The conversation spurs Frost into action. Having spent most of his time selling the show to networks, gaining advertisers, and participating in entertainment industry parties, Frost resolves to ensure the final interview will be successful. He calls Reston and tells him to follow up on the federal courthouse hunch and works relentlessly for three days to prepare.

As the final recording begins, Frost is a much more assertive and effective adversary, ambushing Nixon with new and damning information about Charles Colson, resulting in Nixon admitting that he did unethical things. Nixon attempts to defend himself with the statement, "When the President does it, that means it's not illegal." Frost, shocked by this statement, is on the verge of inducing the president to admit he took part in a cover-up, at which point Brennan bursts in and stops the recording before Nixon further incriminates himself. After Nixon and Brennan confer in a side room, Nixon returns to the interview, admits that he participated in a cover-up and that he "let the American people down".

Shortly before Frost returns to England, he and Caroline visit Nixon at his villa. Frost thanks Nixon for the interviews and presents him with a gift pair of Italian shoes that Nixon mentioned during their first meeting. Nixon is reluctant about wearing shoes without shoelaces and sees them as effeminate. Nixon, realizing he has lost, however, graciously thanks Frost and wishes him well in future endeavors. Nixon then asks to speak to Frost privately. Nixon asks if he had really called Frost before the final interview and if they had spoken about anything important. Frost replies that Nixon did indeed call and they talked about cheeseburgers. Reston says that Nixon's lasting legacy was the suffix "gate" being added to any political scandal. The epilogue tells that the interviews were wildly successful and that Nixon wrote a 1,000 page memoir, but never escaped controversy until his death in 1994.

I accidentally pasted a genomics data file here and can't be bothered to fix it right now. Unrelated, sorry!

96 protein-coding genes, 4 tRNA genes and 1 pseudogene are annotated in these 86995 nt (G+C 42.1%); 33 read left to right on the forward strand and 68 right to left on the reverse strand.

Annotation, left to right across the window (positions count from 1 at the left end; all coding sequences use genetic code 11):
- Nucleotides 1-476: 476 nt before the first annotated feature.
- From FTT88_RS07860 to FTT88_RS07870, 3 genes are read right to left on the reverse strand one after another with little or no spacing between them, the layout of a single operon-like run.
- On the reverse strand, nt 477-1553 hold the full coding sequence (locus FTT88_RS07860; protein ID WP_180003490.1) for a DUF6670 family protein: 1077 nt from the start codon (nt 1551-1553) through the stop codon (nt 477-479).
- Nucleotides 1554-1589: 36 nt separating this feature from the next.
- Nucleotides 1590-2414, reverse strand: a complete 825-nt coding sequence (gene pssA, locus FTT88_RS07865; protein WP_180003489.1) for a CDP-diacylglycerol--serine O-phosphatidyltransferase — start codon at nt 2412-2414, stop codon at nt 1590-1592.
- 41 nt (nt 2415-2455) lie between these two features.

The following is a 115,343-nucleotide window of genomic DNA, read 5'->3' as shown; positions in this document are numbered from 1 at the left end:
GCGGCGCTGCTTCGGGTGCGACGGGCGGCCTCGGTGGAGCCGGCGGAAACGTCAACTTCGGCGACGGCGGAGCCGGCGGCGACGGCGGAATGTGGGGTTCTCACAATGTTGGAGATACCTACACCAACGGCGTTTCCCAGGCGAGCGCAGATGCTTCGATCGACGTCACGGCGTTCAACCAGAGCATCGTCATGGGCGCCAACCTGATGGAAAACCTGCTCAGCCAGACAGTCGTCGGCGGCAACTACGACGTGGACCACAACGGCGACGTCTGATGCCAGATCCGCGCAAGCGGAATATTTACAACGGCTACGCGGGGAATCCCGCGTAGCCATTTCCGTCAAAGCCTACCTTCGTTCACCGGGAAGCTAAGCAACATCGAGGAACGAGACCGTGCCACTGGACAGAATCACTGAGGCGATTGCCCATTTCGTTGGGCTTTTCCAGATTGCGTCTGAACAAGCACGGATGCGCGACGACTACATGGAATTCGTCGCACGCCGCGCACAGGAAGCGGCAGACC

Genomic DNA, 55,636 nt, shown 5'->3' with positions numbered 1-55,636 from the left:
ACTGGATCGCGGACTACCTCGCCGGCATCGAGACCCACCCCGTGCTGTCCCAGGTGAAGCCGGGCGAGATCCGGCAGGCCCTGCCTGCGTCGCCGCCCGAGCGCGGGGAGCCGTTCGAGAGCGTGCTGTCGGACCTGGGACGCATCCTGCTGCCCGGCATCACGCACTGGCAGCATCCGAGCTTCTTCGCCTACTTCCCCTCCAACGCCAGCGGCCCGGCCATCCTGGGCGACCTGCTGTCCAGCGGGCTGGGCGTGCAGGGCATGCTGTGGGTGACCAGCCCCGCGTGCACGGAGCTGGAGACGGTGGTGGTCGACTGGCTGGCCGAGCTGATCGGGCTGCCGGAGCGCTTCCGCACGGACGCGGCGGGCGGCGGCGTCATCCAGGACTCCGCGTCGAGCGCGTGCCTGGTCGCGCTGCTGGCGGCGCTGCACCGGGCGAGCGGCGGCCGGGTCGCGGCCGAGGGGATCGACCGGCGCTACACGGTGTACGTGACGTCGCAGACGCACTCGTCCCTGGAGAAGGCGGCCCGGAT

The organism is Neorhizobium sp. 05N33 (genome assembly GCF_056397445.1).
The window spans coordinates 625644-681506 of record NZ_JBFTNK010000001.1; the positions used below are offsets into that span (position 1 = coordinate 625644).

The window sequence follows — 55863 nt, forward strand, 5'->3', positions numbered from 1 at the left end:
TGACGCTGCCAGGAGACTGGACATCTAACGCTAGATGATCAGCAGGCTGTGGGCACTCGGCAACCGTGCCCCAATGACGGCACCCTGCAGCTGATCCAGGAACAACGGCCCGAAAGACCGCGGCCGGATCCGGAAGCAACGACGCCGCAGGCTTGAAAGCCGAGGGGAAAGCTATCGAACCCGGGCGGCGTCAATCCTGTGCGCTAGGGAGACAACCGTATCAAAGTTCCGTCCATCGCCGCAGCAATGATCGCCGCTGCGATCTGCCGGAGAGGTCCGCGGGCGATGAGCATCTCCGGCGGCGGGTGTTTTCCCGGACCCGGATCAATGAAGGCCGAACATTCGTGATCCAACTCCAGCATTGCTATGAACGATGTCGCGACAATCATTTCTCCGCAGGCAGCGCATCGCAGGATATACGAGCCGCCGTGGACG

Nixon watches David Frost and Caroline Cushing leave and then leans over a railing of his villa, looking out at the sunset and contemplating the future.

Cast[edit]

Other figures and personalities depicted in the film include Diane Sawyer, Tricia Nixon Cox, Michael York, Hugh Hefner, helicopter pilot Gene Boyer (as himself), Raymond Price, Ken Khachigian, Sue Mengers and Neil Diamond. To prepare for his role as Richard Nixon, Frank Langella visited the Richard Nixon Presidential Library in Yorba Linda, California, and interviewed many people who had known the former president.[2] On the set, the cast and crew addressed Langella as "Mr. President".